By Steve LeBlanc, Associated Press
BOSTON (AP) — Attorney General Maura Healey is weighing legal action against the Trump administration following President Donald Trump's decision to declare a national emergency to pay for a U.S.-Mexico border wall.
Healey on Tuesday called Trump's action "an illegal power grab" and a violation of the constitutional separation of powers.
On Monday, Democratic attorneys general in 16 states filed a lawsuit in the 9th U.S. Circuit Court of Appeals in San Francisco calling Trump's declaration unconstitutional. Massachusetts wasn't among the states.
The Massachusetts Democrat said in a statement her office has been in touch with the group behind the lawsuit and "is working to determine the full scope and impact on Massachusetts so that, if and when we challenge the Administration's actions, we bring the strongest possible case."
Trump, a Republican, considers a wall a national security necessity.
Republican Gov. Charlie Baker said he believes Healey is looking into whether Massachusetts has legal standing to join the case.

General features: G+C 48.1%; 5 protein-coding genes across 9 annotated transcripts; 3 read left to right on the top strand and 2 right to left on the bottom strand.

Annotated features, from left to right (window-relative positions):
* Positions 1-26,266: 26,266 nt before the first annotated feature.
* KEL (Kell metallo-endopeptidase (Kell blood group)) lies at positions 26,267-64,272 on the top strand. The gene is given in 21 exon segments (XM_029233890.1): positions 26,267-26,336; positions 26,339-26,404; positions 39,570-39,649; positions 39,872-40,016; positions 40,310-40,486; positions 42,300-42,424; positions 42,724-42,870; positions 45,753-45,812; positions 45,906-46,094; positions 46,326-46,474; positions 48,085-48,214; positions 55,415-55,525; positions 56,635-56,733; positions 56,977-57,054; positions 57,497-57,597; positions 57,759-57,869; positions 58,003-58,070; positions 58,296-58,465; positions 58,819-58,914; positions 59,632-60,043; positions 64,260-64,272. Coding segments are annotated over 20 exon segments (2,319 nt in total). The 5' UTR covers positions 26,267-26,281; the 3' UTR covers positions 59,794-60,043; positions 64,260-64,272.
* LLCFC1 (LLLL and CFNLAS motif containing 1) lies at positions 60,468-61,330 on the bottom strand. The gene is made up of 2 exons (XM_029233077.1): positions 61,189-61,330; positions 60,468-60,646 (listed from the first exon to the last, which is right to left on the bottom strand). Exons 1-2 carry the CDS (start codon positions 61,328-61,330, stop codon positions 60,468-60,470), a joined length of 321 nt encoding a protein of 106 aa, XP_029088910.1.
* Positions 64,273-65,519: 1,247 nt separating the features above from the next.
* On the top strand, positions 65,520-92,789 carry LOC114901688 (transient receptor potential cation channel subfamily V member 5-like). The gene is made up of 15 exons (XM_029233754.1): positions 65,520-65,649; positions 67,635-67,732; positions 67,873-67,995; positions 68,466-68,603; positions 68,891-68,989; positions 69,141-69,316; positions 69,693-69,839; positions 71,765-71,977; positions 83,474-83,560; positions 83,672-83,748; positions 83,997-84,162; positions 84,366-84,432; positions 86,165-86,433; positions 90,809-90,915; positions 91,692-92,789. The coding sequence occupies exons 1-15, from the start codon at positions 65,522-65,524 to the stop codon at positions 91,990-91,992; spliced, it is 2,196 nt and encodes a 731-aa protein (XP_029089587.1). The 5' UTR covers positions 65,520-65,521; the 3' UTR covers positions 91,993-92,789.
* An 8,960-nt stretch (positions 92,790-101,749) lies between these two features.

"The shutdown and the debate and discussion about the border is the function of a much bigger issue which is the nation's inability to deal with immigration policy," Baker said.
He called on Republicans and Democrats in Washington to "get together and come up with a comprehensive immigration reform bill that won't make everyone happy but at the same time will deliver on the requirements associated with a secure border and a legitimate path to citizenship."
A spokeswoman for Healey said the attorney general's office is looking for more information about the federal government's funding sources to make sure that millions of dollars that have been allocated for Massachusetts aren't unlawfully diverted for Trump's wall.
Healey's office is specifically looking at the possible impact of the emergency declaration on: drug interdiction and counter-drug activities carried out by the national guard in partnership with state and local law enforcement; funding for law enforcement agencies from the Treasury Forfeiture Fund; and military construction projects authorized for Massachusetts.
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